EagleTribune.com, North Andover, MA


December 5, 2011

Editorial: No 'fix' to end Andover hazing scandal

Just when you thought the Andover hazing scandal could not get any worse, it has.

On the very day Andover school officials were handing down punishments to those involved in the hazing, one of the two alleged ringleaders of the incident created a Facebook page in which he and some of his fellow students criticized the school's investigation and discussed ways to shut it down.

The student, who was expelled by school officials Wednesday, called the investigation "bull (expletive)" and ordered fellow basketball players to attend a meeting at the "Dunn gym right after school."

"... You better be there," he wrote on the Facebook page.

Other students belonging to the expelled student's Facebook group called the actions against the ringleaders "unfair" and urged others to keep their mouths "shut," Eagle-Tribune writer Jill Harmacinski reported.

"Just don't talk about anything and we can fix this," a fellow high school athlete wrote on the page. "You guys look we can fix this, we just need everyone's help," the student added.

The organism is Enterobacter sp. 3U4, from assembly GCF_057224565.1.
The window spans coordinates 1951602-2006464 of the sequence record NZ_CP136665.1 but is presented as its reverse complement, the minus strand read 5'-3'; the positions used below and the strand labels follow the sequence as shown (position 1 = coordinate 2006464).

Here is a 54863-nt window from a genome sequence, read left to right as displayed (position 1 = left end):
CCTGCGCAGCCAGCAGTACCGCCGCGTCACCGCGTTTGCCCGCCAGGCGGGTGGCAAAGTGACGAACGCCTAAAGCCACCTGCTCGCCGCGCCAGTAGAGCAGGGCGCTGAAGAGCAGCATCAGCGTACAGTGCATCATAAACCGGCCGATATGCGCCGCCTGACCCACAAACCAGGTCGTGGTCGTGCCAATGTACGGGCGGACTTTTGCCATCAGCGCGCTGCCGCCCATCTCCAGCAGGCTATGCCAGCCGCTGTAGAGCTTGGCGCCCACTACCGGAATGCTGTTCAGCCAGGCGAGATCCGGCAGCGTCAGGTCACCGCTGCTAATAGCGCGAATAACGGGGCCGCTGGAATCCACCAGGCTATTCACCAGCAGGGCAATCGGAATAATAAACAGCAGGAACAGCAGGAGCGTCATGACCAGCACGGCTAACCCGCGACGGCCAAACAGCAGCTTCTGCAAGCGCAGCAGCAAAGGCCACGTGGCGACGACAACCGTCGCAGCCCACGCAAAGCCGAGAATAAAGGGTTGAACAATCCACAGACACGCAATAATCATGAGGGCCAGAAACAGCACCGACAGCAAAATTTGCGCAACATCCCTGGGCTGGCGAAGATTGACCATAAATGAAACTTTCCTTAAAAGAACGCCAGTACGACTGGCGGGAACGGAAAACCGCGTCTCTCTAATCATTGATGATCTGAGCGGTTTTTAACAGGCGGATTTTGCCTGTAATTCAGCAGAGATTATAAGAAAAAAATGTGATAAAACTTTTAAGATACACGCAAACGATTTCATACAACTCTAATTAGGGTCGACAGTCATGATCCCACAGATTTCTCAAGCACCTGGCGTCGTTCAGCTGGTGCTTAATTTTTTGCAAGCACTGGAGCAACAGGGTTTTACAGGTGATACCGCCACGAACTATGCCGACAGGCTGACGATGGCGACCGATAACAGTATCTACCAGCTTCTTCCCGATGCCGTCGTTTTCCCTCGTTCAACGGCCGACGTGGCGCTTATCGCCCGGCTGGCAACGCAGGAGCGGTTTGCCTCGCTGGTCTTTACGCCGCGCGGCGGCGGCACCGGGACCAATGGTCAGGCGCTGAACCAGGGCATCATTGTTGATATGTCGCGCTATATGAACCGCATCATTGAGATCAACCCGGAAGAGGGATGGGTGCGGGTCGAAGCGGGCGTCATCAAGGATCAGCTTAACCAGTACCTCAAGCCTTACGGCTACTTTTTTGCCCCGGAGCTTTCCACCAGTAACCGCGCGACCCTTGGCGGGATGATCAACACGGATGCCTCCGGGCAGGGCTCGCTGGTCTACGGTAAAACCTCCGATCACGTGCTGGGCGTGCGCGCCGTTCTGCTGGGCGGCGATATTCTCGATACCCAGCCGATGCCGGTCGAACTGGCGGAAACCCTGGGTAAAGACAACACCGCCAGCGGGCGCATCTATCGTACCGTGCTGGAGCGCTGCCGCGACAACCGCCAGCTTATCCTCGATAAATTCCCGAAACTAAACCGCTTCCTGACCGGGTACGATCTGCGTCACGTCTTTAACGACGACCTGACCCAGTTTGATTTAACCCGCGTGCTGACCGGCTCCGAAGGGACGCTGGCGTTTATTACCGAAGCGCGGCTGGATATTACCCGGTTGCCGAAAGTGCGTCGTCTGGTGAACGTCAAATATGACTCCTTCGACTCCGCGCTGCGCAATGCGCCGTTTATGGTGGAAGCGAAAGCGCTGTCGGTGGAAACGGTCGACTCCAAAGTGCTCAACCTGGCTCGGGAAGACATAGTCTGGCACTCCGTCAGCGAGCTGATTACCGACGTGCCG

Someone — parents — needs to clap the reins on these kids immediately. There is a criminal investigation underway on the hazing incident. These kids are risking the addition of charges of witness tampering and obstruction of justice to the trouble they are already in.

The arrogance displayed in comments like "you better be there" and the conviction that "we can fix this" lend credence to the story of the hazing, which ranks among the worst we've heard. At a private summer basketball camp on the Stonehill College campus in Easton, two underclassmen were pressured to play a game of "wet biscuit," where the loser was forced to eat a semen-soaked cookie.

Andover school officials learned of the incident in November when one of the two victims spoke out.

So far, the school's reaction has been swift and appropriate. The two ringleaders have been expelled. At least five students were kicked off the basketball team and given school suspensions of varying amounts of time.

As appalling as the abusive nature of the hazing was, the idea that some of these students believe their punishment is inappropriate or that they can simply "fix" matters and skate away is even more disturbing.

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